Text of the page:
Elie Wiesel’s book “Night” and Steven Spielberg’s movie “Schindler’s List”
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March 20, 1941, the Krakow ghetto is liquidated. 1942, German oppression spills into Transylvania, the Sighet ghetto is liquidated. Two seemingly unrelated events in a plethora of death and oppression. However, both are turning points in two of the most stunningly horrific accounts of the Holocaust; Spielberg’s Schindler’s List, and Elie Wiesel’s Night. There are many similarities between the two accounts some of which will be outlined in this paper.
In Night evil is personified in many ways. One of the Jews in a concentration camp says, “I’ve got more faith in Hitler than in anyone else. He’s the only one who’s kept his promises, all his promises, to the Jewish people.” This statement seems to be made from an existentialist point of view, almost saying that the only thing in life for certain is death. This seems to be comparing Hitler to an evil but God-like figure that has power over the Jew’s death. Hitler, at this point in the novel, is evil personified to the Jews. The SS, or more specifically all the Swastika bearing personnel, also seem to be an everyday evil for the Jews. They are constantly afraid of the SS and it is the SS that separate them from their families with, “Eight words spoken quietly, indifferently, without emotion. Eight short, simple words…Men to the left! Women to the right!” The exact scene occurred many times during the course of the Holocaust, one such occurrence was in the Plaszow concentration camp, shown during the movie Schindler’s List.
Schindler’s List is Spielberg’s award winning masterpiece- a three-hour long epic of the nightmarish holocaust. Schindler’s List is completely in black and white (except for the bookend scenes, and the girl with the red coat), which adds a sense of despair to the movie, almost as if life inside the concentration camps was without happiness or color. Another thing that defined the incarceration of the Jews, in Schindler’s List, was the lack of any animals, but the attack dogs. There are no birds, or any other such animals that would inspire any type of happiness or envy, its almost as if everything but the attack dogs had died or more likely been killed. Also the scene in which the men and the women were separated was particularly sad, as they weren’t reunited until Schindler saved a select few of them from their demise.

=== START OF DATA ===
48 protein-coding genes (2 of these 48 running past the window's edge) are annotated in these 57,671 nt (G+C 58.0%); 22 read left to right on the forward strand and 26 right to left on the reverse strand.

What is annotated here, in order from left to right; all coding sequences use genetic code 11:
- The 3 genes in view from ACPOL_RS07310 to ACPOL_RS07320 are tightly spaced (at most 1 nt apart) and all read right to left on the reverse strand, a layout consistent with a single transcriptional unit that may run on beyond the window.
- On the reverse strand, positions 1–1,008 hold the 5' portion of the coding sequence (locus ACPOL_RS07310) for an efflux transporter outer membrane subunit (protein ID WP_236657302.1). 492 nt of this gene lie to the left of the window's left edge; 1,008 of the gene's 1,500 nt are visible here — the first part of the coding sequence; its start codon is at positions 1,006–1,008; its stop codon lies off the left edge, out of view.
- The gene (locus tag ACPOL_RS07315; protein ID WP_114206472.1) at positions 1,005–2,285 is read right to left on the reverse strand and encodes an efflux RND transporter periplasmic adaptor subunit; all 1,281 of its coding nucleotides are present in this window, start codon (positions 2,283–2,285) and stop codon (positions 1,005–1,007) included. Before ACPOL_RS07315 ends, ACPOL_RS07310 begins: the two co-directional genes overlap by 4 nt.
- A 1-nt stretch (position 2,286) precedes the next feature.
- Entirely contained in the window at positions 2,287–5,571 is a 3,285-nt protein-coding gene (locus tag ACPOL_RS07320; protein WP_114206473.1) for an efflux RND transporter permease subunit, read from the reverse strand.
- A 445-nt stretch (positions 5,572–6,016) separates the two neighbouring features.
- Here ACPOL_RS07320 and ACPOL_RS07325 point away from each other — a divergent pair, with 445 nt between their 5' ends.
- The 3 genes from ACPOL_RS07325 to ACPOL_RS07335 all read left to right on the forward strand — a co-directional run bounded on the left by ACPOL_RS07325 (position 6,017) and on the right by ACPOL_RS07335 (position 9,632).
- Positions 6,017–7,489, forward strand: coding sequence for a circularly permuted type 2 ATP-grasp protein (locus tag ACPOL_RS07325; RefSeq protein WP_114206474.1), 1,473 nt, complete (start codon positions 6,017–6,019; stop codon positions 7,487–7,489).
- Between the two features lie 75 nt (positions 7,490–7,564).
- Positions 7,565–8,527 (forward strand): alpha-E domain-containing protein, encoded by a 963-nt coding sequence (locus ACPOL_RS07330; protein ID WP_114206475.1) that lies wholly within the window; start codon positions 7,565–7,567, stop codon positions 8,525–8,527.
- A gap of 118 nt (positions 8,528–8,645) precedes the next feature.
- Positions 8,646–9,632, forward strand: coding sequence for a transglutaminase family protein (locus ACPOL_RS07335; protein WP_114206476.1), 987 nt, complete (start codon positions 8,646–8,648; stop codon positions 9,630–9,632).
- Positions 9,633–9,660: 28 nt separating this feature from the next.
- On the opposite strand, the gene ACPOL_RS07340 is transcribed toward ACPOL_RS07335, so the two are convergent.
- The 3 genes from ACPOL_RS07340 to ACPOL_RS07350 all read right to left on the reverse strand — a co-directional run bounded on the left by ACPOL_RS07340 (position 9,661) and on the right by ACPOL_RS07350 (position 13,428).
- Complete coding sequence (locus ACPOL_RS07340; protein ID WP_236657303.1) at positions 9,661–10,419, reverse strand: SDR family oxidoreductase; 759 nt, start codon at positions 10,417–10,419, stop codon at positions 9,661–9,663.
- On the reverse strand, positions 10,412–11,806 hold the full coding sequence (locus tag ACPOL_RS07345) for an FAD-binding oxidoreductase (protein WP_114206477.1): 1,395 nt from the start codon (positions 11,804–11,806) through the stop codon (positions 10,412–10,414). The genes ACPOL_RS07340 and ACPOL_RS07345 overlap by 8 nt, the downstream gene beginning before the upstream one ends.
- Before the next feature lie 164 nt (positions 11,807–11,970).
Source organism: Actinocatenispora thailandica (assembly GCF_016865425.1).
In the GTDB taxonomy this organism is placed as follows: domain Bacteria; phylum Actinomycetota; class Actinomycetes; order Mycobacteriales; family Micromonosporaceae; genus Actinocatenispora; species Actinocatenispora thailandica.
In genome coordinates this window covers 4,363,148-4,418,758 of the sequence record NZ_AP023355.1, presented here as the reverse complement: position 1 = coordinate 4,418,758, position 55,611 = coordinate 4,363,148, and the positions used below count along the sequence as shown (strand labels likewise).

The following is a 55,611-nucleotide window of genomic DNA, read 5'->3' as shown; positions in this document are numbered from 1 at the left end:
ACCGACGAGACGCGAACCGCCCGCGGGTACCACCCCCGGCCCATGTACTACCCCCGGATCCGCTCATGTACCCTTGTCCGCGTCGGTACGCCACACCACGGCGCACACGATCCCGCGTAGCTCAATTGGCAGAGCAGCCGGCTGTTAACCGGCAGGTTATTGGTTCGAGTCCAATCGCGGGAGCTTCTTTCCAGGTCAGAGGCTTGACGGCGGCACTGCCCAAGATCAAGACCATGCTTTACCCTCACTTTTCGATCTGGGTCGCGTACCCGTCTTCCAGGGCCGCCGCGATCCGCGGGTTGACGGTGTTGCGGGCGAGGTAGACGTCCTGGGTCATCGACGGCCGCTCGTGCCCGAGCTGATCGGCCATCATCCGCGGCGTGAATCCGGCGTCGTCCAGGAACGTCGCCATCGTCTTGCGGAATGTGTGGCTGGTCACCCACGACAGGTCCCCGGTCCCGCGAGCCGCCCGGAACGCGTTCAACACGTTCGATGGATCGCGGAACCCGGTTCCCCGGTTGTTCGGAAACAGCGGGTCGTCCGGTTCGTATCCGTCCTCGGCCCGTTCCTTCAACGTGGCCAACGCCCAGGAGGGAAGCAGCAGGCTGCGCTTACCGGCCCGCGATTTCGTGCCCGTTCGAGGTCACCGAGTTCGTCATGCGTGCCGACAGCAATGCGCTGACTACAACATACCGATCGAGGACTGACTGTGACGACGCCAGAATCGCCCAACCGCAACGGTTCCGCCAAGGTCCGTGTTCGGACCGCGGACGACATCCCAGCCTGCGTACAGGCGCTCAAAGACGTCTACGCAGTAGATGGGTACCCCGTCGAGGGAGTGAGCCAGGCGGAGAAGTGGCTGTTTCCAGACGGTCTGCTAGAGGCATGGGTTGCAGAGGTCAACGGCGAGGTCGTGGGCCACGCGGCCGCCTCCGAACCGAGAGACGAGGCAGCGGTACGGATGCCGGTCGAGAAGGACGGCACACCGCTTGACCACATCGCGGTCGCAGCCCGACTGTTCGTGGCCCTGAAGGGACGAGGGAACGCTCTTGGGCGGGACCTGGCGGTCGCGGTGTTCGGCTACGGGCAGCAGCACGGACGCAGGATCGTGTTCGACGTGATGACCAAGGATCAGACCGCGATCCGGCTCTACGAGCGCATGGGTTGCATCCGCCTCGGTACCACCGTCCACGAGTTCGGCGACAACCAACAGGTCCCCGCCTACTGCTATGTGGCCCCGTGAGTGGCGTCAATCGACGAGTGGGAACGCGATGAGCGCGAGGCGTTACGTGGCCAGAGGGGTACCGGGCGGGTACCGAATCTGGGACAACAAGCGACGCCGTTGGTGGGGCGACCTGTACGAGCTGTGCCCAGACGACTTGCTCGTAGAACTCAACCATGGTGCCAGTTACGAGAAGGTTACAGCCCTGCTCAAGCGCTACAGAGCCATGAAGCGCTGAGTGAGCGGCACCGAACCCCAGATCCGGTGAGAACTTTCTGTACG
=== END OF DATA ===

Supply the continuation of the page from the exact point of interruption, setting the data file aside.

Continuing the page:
The book Night, like Schindler’s List is relatively devoid of color. Color describing adjectives are seldomly used, more often used are shade-like adjectives such as “dark” giving the book a “black and white” feel to it. Night plays a special role in both the book and the movie. The Jews first see the crematories at night in both the book and the movie. There is a clear juxtaposition of the Jew’s nights, as seen in Schindler’ List and Night, and the Nazi’s nights. The Jew’s huddle close together and tell horrific stories, while the Nazi’s party and drink. The Jew’s terror makes the Nazi’s celebration seem even more barbaric.
The Nationalist-Socialist party, or the Nazi’s were not a militant group until they were poisoned by Hitler who made them into anti-Semite barbarians. The evil of the Germans was so oppressive that many of the Jews began to take on existentialist views, believing that life is nothing without death, and that death is the only thing that defines life. Constant pain and suffering dehumanized the Jews, reducing them to animals, acting only upon the instinct to survive. More than 6 million of those Jews didn’t survive, but some 900 did due to Oskar Schindler.